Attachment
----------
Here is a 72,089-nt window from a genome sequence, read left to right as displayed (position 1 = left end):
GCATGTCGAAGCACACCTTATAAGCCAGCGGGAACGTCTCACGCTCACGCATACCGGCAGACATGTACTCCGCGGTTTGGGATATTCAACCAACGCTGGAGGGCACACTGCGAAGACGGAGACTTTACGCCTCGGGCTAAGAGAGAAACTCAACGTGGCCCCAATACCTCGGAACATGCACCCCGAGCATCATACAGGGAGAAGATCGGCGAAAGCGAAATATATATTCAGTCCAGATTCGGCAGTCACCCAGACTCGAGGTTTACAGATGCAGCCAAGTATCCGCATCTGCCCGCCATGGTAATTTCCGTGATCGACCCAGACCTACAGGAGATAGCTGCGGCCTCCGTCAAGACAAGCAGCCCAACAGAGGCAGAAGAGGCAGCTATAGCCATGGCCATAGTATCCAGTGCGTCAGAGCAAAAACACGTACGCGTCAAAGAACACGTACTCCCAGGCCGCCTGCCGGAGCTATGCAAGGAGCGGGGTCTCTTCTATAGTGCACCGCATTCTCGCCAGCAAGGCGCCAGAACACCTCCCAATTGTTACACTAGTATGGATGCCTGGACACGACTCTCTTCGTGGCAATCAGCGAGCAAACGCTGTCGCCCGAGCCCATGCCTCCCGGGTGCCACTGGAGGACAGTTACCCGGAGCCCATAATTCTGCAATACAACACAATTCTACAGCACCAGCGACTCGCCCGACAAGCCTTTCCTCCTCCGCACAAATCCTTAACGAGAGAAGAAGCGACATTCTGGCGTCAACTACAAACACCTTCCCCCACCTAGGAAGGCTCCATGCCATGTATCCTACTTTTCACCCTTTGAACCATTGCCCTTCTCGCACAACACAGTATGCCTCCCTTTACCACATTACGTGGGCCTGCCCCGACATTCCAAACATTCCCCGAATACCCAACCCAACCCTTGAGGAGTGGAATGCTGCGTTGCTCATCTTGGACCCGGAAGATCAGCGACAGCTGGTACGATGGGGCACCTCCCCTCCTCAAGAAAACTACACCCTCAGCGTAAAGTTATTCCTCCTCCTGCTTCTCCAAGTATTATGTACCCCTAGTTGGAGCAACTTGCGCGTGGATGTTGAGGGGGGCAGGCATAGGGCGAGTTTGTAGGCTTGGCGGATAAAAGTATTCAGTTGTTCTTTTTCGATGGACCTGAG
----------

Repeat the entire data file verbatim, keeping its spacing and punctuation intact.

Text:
Here is a 72,089-nt window from a genome sequence, read left to right as displayed (position 1 = left end):
GCATGTCGAAGCACACCTTATAAGCCAGCGGGAACGTCTCACGCTCACGCATACCGGCAGACATGTACTCCGCGGTTTGGGATATTCAACCAACGCTGGAGGGCACACTGCGAAGACGGAGACTTTACGCCTCGGGCTAAGAGAGAAACTCAACGTGGCCCCAATACCTCGGAACATGCACCCCGAGCATCATACAGGGAGAAGATCGGCGAAAGCGAAATATATATTCAGTCCAGATTCGGCAGTCACCCAGACTCGAGGTTTACAGATGCAGCCAAGTATCCGCATCTGCCCGCCATGGTAATTTCCGTGATCGACCCAGACCTACAGGAGATAGCTGCGGCCTCCGTCAAGACAAGCAGCCCAACAGAGGCAGAAGAGGCAGCTATAGCCATGGCCATAGTATCCAGTGCGTCAGAGCAAAAACACGTACGCGTCAAAGAACACGTACTCCCAGGCCGCCTGCCGGAGCTATGCAAGGAGCGGGGTCTCTTCTATAGTGCACCGCATTCTCGCCAGCAAGGCGCCAGAACACCTCCCAATTGTTACACTAGTATGGATGCCTGGACACGACTCTCTTCGTGGCAATCAGCGAGCAAACGCTGTCGCCCGAGCCCATGCCTCCCGGGTGCCACTGGAGGACAGTTACCCGGAGCCCATAATTCTGCAATACAACACAATTCTACAGCACCAGCGACTCGCCCGACAAGCCTTTCCTCCTCCGCACAAATCCTTAACGAGAGAAGAAGCGACATTCTGGCGTCAACTACAAACACCTTCCCCCACCTAGGAAGGCTCCATGCCATGTATCCTACTTTTCACCCTTTGAACCATTGCCCTTCTCGCACAACACAGTATGCCTCCCTTTACCACATTACGTGGGCCTGCCCCGACATTCCAAACATTCCCCGAATACCCAACCCAACCCTTGAGGAGTGGAATGCTGCGTTGCTCATCTTGGACCCGGAAGATCAGCGACAGCTGGTACGATGGGGCACCTCCCCTCCTCAAGAAAACTACACCCTCAGCGTAAAGTTATTCCTCCTCCTGCTTCTCCAAGTATTATGTACCCCTAGTTGGAGCAACTTGCGCGTGGATGTTGAGGGGGGCAGGCATAGGGCGAGTTTGTAGGCTTGGCGGATAAAAGTATTCAGTTGTTCTTTTTCGATGGACCTGAG